Be careful when looking for logical fallacies

Right after someone begins to learn about logical fallacies, they start to notice that fallacies can be committed on a daily basis. But something else happens to these people that is not so good…they start seeing logical fallacies when they aren’t there. So what ends up happening is that the person looking to detect fallacies in a person’s argument, ends up attacking a straw man. In other words, the person really hasn’t committed said fallacy. The fallacy detector has just asserted that the person has committed said fallacy.

For example:
Person A: “According to Stephen Hawking, the Universe began to exist 13.7 billion years ago…”
Person B: “Appeal to authority fallacy! The universe isn’t 13.7 billion years old just because Hawking said so!”

As we can see, Person B thinks that Person A has committed the logical fallacy of Appeal to Authority. The appeal to authority in its most basic form is to contend that something is true because X authority said so. In its narrowest form, the fallacy is appealing to an authority who isn’t an authority in the field. For example, appealing to Stephen Hawking as an expert when talking about the field of Philosophy of Religion is a fallacy. However, appealing to Stephen Hawking when talking about the beginning of the universe is obviously not fallacious.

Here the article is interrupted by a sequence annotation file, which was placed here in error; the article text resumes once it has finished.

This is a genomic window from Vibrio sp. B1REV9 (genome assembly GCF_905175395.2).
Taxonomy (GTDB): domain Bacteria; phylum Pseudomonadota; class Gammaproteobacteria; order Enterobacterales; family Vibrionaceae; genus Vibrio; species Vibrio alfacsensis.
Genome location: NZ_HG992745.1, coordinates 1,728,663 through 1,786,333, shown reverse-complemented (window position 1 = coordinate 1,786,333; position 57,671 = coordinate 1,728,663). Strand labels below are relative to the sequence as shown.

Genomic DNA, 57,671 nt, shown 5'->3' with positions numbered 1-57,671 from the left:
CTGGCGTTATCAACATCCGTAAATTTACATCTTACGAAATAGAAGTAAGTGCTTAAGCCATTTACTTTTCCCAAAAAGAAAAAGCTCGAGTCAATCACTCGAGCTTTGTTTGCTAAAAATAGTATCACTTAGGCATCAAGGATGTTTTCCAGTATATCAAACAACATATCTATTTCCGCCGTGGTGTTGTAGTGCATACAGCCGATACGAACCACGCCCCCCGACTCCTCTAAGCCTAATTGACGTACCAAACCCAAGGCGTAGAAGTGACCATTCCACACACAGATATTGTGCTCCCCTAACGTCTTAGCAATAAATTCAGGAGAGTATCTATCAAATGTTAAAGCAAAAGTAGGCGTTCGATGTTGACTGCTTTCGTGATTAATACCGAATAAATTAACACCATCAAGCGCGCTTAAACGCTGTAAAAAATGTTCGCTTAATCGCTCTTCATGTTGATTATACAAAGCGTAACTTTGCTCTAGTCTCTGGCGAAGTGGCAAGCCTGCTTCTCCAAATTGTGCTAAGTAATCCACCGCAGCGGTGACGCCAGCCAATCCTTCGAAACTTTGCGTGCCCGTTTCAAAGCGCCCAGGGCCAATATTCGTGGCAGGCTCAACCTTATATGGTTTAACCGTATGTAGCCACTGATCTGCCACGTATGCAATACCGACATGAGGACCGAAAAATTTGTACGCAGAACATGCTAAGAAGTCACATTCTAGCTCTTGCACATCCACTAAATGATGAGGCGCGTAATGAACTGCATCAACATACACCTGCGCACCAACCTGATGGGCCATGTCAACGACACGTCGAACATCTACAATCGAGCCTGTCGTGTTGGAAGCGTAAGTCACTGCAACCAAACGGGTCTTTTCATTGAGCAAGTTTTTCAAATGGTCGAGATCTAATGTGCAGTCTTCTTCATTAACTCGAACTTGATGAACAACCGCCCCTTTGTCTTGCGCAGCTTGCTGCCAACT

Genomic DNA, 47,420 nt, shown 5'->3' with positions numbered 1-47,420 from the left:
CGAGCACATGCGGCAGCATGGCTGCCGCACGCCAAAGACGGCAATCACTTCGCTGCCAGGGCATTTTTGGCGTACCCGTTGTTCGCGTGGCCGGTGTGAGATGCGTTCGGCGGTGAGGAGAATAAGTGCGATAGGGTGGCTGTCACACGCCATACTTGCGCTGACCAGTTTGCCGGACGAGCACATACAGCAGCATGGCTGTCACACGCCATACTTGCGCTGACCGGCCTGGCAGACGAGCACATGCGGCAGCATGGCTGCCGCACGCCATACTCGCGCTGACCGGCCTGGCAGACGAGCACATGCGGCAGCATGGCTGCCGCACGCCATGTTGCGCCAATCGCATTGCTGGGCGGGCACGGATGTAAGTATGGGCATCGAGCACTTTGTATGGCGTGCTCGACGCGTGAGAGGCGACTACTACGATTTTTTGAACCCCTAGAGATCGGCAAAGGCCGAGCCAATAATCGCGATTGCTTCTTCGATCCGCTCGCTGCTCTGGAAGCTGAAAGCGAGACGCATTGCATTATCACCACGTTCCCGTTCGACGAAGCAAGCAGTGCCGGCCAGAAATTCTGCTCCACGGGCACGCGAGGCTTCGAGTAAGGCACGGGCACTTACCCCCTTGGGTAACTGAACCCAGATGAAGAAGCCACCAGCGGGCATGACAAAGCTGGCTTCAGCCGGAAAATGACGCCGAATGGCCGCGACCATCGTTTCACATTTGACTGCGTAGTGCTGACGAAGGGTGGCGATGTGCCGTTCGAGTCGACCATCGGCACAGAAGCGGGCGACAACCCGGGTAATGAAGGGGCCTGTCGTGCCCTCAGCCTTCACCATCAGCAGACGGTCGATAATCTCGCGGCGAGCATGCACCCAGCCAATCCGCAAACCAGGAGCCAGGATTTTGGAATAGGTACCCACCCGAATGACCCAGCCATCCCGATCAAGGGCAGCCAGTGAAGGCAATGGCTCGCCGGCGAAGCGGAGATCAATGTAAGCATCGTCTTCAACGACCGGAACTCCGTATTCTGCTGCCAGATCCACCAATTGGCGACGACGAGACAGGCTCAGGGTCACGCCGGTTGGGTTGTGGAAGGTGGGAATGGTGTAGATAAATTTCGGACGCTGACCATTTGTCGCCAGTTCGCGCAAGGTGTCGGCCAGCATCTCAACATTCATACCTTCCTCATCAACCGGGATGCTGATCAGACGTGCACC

Person B is actually committing the only fallacy. The reason is because he’s attacking a straw man. Person A isn’t committing the appeal to authority fallacy. He’s not asserting that the universe began to exist 13.7 billion years ago because Hawking said so. That’s absurd to attribute that to what Person A said because he didn’t actually say that! All person A did was cite Hawking as a source on the matter. When it comes down to it, we all rely heavily on expert testimony to come to know things. There’s nothing fallacious about that.

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